According to Dan Zarrella, social media scientist at Hubspot (link: http://www.hubspot.com), the timing of your blog post is going to define the traffic results to your post. Beyond initial readers, however, you can use the timing of your blog post to generate return traffic via retweets and Facebook sharing. Zarrella generated an infographic to represent traffic to 170,000 blog posts. It allows you to examine what type of traffic (views, links, comments) occurs in highest frequency throughout the day.

[reference link: http://cot.ag/dLtS5O]

Throughout the week, late morning tends to be a consistent time slot for reading blogs- even on the weekend. This increase in views can be traced to the heavy commenting and linking that occur throughout the morning, with views fluctuating prior to the late-morning swell. Note how the strong linking activity in the morning is followed by strong commenting activity in the hours following. The late morning swell of views follows both of these high-frequency activities and time slots every day of the week.

This trend is supported by another Zarrella survey (link: http://www.problogger.net/archives/2010/12/06/whens-the-best-time-to-publish-blog-posts/), which indicates that up to 80% of responders read blogs in the morning. By 3-4PM, blog links are experiencing the highest level of retweets and Facebook sharing of the day.

So maybe the late night post is not such a bad idea- like a fresh, warm copy of the morning paper, it’s ready to be viewed by the daytime masses as soon as blog-viewing activity picks up in the AM.

Of course, it’s never enough to just post your newest entry. Tweets and Facebook sharing should occur early in the morning (schedule your tweets ahead of time using HootSuite or another social media tool to catch an extra few winks after your late-night blogging session) to instigate the first wave of views, which will, provided the content is compelling enough, trigger a second wave of late-morning views with the ensuing comment and linking activity.

Beyond the time of day, Zarrella also discovered that even though media and corporate blogs post regularly during the week, entries that are published on the weekend experience an increase of Facebook sharing activity, likely due to increased access to the site (aka, no Facebook access at work!). Saturday afternoon also wins at commenting- it’s the single most frequent time and day slot for people to review blogs and add their two cents.

Ultimately, as Zarrella points out, the best way to increase traffic to your blog goes beyond timing the occasional blog entry correctly- it involves remaining active and posting regularly. The most viewed blogs online post multiple times a day, and multiple days a week, creating an expectation of available content for the reader base to return to.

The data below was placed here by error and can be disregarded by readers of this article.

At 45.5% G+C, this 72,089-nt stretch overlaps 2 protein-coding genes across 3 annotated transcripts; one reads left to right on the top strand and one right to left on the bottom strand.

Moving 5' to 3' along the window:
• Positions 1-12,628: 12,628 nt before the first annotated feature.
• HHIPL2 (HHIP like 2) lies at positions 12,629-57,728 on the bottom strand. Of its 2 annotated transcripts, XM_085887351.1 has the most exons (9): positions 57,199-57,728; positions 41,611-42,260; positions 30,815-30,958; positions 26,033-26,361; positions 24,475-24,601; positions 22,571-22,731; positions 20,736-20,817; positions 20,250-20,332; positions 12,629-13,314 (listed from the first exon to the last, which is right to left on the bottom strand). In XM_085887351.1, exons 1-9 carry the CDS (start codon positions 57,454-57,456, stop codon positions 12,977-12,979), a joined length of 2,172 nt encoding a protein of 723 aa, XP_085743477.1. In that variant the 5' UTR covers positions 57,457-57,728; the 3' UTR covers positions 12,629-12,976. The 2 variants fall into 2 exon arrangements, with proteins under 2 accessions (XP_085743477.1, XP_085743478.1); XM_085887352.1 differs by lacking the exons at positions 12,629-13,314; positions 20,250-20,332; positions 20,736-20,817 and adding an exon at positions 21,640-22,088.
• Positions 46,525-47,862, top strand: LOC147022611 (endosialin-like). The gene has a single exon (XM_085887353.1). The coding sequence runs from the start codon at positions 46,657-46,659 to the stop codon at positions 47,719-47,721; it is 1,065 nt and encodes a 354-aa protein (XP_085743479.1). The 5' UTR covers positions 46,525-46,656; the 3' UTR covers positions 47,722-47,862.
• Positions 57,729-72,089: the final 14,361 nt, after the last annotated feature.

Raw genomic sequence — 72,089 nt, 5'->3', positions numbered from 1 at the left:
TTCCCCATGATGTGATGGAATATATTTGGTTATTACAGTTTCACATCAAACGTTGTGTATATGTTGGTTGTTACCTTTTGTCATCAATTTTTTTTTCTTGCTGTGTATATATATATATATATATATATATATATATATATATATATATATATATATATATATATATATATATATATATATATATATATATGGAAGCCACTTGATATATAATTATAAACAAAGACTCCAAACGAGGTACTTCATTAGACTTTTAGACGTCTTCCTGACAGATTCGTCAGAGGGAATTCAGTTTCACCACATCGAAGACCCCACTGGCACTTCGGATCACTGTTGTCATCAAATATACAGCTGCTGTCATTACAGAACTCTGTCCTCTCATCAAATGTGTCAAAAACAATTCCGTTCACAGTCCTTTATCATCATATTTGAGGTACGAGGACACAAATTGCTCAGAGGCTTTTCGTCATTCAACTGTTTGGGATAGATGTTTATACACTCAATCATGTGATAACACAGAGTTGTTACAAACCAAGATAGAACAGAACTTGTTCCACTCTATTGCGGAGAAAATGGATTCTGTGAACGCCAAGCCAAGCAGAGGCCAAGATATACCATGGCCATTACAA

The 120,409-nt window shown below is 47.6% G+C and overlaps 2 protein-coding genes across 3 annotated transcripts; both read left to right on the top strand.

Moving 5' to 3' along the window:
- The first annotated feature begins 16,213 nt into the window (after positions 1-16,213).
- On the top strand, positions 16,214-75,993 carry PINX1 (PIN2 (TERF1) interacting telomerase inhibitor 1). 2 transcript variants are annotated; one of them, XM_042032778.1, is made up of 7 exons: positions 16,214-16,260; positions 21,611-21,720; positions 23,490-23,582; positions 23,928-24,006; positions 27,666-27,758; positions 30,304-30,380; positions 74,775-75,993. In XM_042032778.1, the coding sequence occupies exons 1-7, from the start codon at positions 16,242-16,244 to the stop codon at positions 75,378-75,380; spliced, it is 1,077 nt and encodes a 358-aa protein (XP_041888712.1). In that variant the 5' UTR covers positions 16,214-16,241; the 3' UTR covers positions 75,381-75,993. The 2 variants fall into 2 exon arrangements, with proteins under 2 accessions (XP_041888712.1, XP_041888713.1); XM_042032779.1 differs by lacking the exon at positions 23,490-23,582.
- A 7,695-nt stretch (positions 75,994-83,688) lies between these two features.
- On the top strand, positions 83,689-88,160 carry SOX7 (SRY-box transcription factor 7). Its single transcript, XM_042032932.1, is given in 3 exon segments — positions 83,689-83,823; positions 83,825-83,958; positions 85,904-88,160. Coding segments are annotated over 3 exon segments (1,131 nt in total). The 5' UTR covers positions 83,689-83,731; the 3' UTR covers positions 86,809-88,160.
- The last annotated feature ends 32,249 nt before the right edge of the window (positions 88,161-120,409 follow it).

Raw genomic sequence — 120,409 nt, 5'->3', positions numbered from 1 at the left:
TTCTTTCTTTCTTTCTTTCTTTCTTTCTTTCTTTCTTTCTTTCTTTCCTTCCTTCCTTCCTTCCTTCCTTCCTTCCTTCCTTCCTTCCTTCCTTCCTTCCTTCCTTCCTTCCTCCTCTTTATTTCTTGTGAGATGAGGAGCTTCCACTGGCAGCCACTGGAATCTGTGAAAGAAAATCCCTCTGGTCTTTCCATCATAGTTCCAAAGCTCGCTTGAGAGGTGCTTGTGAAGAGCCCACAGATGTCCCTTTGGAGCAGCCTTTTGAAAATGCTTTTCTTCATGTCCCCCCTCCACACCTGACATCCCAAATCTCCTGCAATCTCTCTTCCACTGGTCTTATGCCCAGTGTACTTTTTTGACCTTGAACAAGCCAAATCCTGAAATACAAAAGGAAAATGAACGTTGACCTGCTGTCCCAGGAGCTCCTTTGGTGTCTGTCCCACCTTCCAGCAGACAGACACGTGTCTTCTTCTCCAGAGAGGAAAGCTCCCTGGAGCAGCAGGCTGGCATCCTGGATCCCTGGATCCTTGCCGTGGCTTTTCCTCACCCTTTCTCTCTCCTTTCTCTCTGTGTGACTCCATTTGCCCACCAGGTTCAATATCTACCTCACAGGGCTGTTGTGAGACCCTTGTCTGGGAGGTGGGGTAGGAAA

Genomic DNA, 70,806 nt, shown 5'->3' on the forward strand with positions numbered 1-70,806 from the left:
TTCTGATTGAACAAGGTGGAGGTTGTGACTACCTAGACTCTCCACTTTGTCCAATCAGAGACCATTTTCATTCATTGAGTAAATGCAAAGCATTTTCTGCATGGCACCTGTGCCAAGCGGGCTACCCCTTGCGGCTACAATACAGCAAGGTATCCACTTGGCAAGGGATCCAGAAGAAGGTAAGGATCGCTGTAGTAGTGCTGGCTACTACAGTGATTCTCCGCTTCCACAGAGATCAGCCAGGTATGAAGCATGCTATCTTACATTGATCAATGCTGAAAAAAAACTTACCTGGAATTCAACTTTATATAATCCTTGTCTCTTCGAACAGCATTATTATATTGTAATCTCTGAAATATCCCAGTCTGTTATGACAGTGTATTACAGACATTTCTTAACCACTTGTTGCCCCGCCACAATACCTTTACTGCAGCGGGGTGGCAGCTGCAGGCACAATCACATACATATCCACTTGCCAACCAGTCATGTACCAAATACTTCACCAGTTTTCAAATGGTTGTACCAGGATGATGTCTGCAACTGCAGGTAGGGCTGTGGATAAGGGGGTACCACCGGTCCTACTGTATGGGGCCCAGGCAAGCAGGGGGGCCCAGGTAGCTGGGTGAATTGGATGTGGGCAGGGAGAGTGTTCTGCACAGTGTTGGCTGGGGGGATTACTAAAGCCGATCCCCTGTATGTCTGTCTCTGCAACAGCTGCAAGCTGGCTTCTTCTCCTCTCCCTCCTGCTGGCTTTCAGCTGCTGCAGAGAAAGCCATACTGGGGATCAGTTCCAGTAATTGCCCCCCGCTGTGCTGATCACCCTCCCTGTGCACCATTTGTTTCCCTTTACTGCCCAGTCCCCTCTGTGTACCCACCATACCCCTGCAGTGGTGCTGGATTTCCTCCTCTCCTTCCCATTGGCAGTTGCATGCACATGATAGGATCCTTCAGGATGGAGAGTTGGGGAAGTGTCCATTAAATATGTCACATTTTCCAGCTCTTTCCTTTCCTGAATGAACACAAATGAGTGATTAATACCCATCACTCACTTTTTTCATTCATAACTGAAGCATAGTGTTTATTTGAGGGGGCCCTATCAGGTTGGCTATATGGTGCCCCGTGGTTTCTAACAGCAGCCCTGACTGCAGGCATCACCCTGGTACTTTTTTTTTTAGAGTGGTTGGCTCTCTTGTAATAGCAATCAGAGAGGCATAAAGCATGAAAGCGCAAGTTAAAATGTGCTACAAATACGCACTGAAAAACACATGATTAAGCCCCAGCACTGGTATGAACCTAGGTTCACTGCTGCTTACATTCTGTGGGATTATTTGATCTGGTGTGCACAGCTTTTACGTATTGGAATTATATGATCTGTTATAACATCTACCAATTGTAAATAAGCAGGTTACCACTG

Since we can’t all quit our day jobs to blog full-time, however, and often relegate the duty to after-hours, timing a blog’s posts to adjust for general internet reading & sharing activity is a great strategy for increasing traffic to your blog. Most blogs allow one to schedule a blog entry to post at a specified time, and this feature, combined with well-timed tweets and Facebook links, can increase the profile of your blog significantly.

Ruth Cisneros is an Online Content Distribution Manager for PR Newswire. She’s a delinquent blogger and an avid Tweeter @RuthECisneros. Need content for your blog? Find out more about becoming a content distribution partner: http://www.prnewswire.com/content-partnership.html

Posted in Uncategorized | Leave a comment

Tracking Food Trucks Through Twitter

Twitter is a lot of things. It’s a news source. It’s a soap box. In some cases, it’s a waste of time. But used properly, Twitter can propel a message to the forefront of a consumer’s mind. What’s more, it can be done for seemingly no cost at all.  One industry that is using Twitter to their advantage quite well is gourmet food trucks.

If you live in a city, you’ve seen some of these trucks. Outside the Blog Briefs headquarters in New York, a schnitzel truck can be found, as can a dumpling, a falafel and a frozen yogurt truck… just to name a few. (My personal favorite is the Belgian Waffle truck.) These trucks don’t stay in one space, though, and rely on rotating neighborhoods to keep their businesses robust. More and more they’re using Twitter to announce their arrival in different parts of the city. In essence, Twitter is the equivalent of the bells on an ice-cream truck when you were little. They let the hungry know – en masse – that something delicious this way comes.

And with a product as delicious and beautiful as this strawberry and Nutella monstrosity above, wouldn’t you follow, too?

Posted in Uncategorized | 1 Comment

Jog Briefs: Run Virtually Anywhere

At CES last week, Panasonic tricked out a treadmill with projected images from Google Earth, thus allowing joggers in New Jersey to run in Las Vegas…. virtually speaking. You’ve probably seen the commercials. A husband’s running on a treadmill approaching the Eifel Tower. The wife exclaims, “Paris without me? How dare you? I’m running in Boston next!” It seems like the perfect antidote to the drab, otherwise nondescript domicile and – let’s face it – existence in which they live.

On the one hand, this seems great. Who doesn’t want to go for a run along the Nile River? Who doesn’t want to break up the monotony? But on the other hand, doesn’t this sort of make us hamsters?  I prefer running outside; most probably do.  And while I recognize they’re a necessary evil, I just can’t help thinking of Beck (the singer) when he says: “On the treadmill, you’ll be running forever.”

What do you think?

Posted in Uncategorized | Leave a comment